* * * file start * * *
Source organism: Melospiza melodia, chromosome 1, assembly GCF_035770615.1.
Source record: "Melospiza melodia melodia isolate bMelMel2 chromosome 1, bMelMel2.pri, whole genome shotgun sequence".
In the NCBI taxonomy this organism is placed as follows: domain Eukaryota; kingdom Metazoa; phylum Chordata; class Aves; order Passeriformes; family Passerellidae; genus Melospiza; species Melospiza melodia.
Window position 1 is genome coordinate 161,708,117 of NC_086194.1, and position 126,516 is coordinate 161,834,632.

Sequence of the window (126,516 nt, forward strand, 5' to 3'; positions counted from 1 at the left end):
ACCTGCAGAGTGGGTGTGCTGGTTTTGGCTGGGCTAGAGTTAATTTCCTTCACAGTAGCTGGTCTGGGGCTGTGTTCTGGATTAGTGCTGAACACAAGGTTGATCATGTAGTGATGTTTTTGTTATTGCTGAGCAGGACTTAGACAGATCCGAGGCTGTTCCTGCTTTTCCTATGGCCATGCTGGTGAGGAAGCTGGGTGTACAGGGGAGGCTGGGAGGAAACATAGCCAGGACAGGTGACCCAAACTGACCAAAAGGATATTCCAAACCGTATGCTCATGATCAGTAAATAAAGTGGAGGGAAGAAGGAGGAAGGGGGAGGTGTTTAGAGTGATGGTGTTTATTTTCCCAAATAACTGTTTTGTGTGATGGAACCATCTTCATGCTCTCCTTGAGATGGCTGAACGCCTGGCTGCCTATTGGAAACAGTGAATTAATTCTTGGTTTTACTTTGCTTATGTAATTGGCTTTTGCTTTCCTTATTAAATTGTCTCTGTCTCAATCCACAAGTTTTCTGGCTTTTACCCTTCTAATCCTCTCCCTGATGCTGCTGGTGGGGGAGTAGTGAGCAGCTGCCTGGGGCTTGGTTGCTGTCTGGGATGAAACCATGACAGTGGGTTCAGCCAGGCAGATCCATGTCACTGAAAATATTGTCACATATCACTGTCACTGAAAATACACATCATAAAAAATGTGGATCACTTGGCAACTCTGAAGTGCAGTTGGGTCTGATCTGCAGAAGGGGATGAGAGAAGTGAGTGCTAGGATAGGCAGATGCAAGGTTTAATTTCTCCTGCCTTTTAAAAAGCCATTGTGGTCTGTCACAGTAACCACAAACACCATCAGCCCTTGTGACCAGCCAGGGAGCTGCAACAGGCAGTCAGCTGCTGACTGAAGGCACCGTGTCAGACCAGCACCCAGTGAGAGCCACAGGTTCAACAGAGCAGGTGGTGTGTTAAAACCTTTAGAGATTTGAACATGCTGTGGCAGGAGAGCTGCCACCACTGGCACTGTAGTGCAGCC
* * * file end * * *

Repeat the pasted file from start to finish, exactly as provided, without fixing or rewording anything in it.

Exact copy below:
Source organism: Melospiza melodia, chromosome 1, assembly GCF_035770615.1.
Source record: "Melospiza melodia melodia isolate bMelMel2 chromosome 1, bMelMel2.pri, whole genome shotgun sequence".
In the NCBI taxonomy this organism is placed as follows: domain Eukaryota; kingdom Metazoa; phylum Chordata; class Aves; order Passeriformes; family Passerellidae; genus Melospiza; species Melospiza melodia.
Window position 1 is genome coordinate 161,708,117 of NC_086194.1, and position 126,516 is coordinate 161,834,632.

Sequence of the window (126,516 nt, forward strand, 5' to 3'; positions counted from 1 at the left end):
ACCTGCAGAGTGGGTGTGCTGGTTTTGGCTGGGCTAGAGTTAATTTCCTTCACAGTAGCTGGTCTGGGGCTGTGTTCTGGATTAGTGCTGAACACAAGGTTGATCATGTAGTGATGTTTTTGTTATTGCTGAGCAGGACTTAGACAGATCCGAGGCTGTTCCTGCTTTTCCTATGGCCATGCTGGTGAGGAAGCTGGGTGTACAGGGGAGGCTGGGAGGAAACATAGCCAGGACAGGTGACCCAAACTGACCAAAAGGATATTCCAAACCGTATGCTCATGATCAGTAAATAAAGTGGAGGGAAGAAGGAGGAAGGGGGAGGTGTTTAGAGTGATGGTGTTTATTTTCCCAAATAACTGTTTTGTGTGATGGAACCATCTTCATGCTCTCCTTGAGATGGCTGAACGCCTGGCTGCCTATTGGAAACAGTGAATTAATTCTTGGTTTTACTTTGCTTATGTAATTGGCTTTTGCTTTCCTTATTAAATTGTCTCTGTCTCAATCCACAAGTTTTCTGGCTTTTACCCTTCTAATCCTCTCCCTGATGCTGCTGGTGGGGGAGTAGTGAGCAGCTGCCTGGGGCTTGGTTGCTGTCTGGGATGAAACCATGACAGTGGGTTCAGCCAGGCAGATCCATGTCACTGAAAATATTGTCACATATCACTGTCACTGAAAATACACATCATAAAAAATGTGGATCACTTGGCAACTCTGAAGTGCAGTTGGGTCTGATCTGCAGAAGGGGATGAGAGAAGTGAGTGCTAGGATAGGCAGATGCAAGGTTTAATTTCTCCTGCCTTTTAAAAAGCCATTGTGGTCTGTCACAGTAACCACAAACACCATCAGCCCTTGTGACCAGCCAGGGAGCTGCAACAGGCAGTCAGCTGCTGACTGAAGGCACCGTGTCAGACCAGCACCCAGTGAGAGCCACAGGTTCAACAGAGCAGGTGGTGTGTTAAAACCTTTAGAGATTTGAACATGCTGTGGCAGGAGAGCTGCCACCACTGGCACTGTAGTGCAGCC